It began innocently enough. 

“Mommy, tell me a story.”

As a writer I realize this sounds unbelievable, but I always dreaded the day my child would ask me to make up a story on-the-spot.  Not because I didn’t want to, but because I never thought myself capable.  

I’m not sure I ever allowed myself to explore my imagination to those depths.  I’ve always envied those storytellers who were able to, so seemingly effortlessly. 

But my child was working through some hard feelings and I desperately wanted to pull through for her, so I leapt.  

The first character that came to mind was an old beat-up truck named “Tooter”.  I knew that name would make her laugh, and it did. 

Next, had to be a yellow convertible, Tooter’s wife Tulip.  Harper loves yellow and I could just see her wavy blonde hair blowing in the wind.  

And finally, Cooper (and later, his little sister Pinky), their son. 

Over the past year, we’ve woven an entire collection of Tooter stories together, taking turns filling in the blanks, covering every major moment of Harper’s life, particularly what is relative to that day: jealousy, joy, loss, fear, surprise, excitement, perseverance, truthfulness, goodness and more.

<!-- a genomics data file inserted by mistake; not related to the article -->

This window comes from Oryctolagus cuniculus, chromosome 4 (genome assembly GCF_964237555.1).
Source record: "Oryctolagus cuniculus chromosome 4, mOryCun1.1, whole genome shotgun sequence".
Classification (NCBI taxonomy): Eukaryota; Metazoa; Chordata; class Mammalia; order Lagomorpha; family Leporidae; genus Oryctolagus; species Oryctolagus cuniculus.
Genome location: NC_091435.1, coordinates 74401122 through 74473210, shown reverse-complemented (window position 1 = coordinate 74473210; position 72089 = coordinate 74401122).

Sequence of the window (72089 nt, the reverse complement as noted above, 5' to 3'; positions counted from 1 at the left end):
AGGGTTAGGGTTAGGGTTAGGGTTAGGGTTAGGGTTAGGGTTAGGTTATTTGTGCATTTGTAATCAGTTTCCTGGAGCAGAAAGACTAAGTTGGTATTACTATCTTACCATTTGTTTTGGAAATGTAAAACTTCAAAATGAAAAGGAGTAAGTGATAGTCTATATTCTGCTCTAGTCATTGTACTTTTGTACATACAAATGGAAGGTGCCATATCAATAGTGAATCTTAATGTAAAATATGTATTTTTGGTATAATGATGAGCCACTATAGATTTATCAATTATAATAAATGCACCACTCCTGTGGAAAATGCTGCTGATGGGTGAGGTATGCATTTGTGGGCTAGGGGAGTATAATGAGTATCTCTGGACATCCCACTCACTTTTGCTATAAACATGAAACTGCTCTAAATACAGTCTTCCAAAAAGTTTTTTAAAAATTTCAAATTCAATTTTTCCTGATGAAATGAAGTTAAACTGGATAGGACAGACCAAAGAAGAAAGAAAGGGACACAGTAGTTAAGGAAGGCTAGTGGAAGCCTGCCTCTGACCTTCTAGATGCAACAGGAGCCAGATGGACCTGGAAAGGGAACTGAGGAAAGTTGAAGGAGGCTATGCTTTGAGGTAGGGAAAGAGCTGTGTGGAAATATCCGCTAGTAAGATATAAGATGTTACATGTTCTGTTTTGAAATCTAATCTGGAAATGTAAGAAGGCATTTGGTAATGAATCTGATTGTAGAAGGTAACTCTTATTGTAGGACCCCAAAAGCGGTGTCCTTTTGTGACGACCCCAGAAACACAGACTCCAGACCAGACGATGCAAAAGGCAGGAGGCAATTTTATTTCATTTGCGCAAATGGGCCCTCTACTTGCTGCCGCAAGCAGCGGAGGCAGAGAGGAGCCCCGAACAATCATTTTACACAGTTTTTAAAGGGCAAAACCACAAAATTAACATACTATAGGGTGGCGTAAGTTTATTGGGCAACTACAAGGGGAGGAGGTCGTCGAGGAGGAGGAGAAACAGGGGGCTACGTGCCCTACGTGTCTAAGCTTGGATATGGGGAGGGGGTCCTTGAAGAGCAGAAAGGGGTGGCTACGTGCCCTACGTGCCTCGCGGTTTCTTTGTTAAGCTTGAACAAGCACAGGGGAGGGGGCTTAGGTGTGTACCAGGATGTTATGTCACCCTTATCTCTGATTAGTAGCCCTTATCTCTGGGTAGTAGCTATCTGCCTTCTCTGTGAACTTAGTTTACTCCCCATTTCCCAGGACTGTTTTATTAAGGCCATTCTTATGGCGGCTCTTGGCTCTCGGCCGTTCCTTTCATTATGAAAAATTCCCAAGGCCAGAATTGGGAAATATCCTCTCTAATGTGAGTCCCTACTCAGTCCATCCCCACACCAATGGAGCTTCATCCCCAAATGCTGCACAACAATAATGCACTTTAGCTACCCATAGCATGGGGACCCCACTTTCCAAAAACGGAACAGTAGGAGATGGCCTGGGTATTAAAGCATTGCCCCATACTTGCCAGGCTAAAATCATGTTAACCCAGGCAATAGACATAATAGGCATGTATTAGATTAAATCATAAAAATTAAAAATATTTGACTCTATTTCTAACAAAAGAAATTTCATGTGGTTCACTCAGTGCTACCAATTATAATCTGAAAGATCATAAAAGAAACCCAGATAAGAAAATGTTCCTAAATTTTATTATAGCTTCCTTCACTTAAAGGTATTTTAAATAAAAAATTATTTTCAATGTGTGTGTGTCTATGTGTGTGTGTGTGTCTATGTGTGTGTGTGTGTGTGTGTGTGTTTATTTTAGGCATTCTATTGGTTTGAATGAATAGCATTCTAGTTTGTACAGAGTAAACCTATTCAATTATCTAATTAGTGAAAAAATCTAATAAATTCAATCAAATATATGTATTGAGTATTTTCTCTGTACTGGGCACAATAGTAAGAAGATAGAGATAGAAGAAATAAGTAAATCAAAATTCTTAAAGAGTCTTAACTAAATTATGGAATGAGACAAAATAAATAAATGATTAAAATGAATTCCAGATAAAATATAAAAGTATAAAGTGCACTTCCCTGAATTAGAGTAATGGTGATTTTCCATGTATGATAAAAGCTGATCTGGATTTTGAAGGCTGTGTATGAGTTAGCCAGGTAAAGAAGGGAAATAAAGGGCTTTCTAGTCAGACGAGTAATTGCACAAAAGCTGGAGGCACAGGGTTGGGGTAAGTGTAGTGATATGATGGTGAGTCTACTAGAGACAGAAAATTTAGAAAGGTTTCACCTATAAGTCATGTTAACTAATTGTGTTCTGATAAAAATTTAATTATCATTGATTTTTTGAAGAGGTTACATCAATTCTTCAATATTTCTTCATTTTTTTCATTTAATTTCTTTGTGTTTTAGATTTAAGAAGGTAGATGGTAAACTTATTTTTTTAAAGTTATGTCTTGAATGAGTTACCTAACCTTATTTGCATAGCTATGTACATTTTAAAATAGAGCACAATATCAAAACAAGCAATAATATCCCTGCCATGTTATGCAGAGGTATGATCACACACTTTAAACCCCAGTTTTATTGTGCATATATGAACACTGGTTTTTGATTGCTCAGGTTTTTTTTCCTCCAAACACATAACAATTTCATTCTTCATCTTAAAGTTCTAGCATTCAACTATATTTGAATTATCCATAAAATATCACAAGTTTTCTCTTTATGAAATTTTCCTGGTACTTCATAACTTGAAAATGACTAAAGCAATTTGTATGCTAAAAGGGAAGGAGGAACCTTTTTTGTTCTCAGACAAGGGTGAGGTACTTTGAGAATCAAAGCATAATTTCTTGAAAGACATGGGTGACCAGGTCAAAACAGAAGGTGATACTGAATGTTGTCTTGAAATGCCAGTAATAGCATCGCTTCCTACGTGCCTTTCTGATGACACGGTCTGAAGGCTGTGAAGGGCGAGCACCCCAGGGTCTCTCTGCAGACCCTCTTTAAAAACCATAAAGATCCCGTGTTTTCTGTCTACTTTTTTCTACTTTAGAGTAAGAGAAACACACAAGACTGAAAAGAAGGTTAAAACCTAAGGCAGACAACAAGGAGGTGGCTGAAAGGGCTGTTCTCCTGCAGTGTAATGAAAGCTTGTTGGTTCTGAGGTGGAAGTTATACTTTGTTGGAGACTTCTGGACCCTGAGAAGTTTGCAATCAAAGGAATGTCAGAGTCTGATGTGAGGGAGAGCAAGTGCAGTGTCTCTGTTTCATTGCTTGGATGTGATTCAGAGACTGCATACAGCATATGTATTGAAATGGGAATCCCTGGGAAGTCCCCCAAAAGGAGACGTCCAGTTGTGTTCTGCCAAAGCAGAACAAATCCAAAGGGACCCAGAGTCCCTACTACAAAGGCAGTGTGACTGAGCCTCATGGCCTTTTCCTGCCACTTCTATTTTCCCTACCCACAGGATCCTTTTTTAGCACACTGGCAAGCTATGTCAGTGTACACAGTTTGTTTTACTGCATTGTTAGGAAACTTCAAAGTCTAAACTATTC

“Mommy, tell me a Tooter story.” She pleads.  

Seconds after I’ve spent an hour lying on the floor of her youngest sister’s bedroom, in the final minutes of the day.  The moment I am more spent than any other in the last 24 hours and yet, I dig, scraping the depths of my reserves to pull through for this little girl, looking to me for answers and peace of mind before bedtime. 

Tooter’s family has become our medium of communication on topics that are too sensitive to discuss directly.  

And we are both better because of them.